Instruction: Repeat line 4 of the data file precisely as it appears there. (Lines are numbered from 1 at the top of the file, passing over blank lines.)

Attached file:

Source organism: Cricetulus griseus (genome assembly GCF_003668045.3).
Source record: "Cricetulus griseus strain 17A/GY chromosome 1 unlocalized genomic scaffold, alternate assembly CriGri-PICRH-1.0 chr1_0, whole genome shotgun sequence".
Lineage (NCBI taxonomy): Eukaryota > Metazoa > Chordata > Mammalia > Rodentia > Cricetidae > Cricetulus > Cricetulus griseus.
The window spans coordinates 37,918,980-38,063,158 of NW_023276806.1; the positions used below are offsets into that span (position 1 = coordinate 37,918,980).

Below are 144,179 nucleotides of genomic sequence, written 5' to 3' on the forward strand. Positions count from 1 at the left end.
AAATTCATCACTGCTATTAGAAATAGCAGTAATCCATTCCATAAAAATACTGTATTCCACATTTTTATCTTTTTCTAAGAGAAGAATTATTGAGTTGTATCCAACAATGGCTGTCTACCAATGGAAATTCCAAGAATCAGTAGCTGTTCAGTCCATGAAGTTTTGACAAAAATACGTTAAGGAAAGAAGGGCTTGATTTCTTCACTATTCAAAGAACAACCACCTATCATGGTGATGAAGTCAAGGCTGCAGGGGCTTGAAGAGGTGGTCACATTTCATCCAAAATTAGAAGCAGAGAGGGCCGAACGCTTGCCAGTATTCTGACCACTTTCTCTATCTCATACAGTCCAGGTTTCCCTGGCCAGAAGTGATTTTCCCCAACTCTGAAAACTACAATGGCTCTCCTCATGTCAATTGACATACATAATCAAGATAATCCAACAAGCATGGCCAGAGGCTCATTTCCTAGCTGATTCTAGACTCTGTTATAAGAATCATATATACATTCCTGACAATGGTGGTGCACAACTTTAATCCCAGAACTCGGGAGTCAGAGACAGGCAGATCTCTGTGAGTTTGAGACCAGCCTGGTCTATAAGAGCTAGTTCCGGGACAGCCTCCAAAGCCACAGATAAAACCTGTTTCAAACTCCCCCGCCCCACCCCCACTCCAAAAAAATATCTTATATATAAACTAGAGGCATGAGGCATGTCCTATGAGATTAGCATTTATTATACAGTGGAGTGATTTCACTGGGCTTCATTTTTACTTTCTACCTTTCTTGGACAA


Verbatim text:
The window spans coordinates 37,918,980-38,063,158 of NW_023276806.1; the positions used below are offsets into that span (position 1 = coordinate 37,918,980).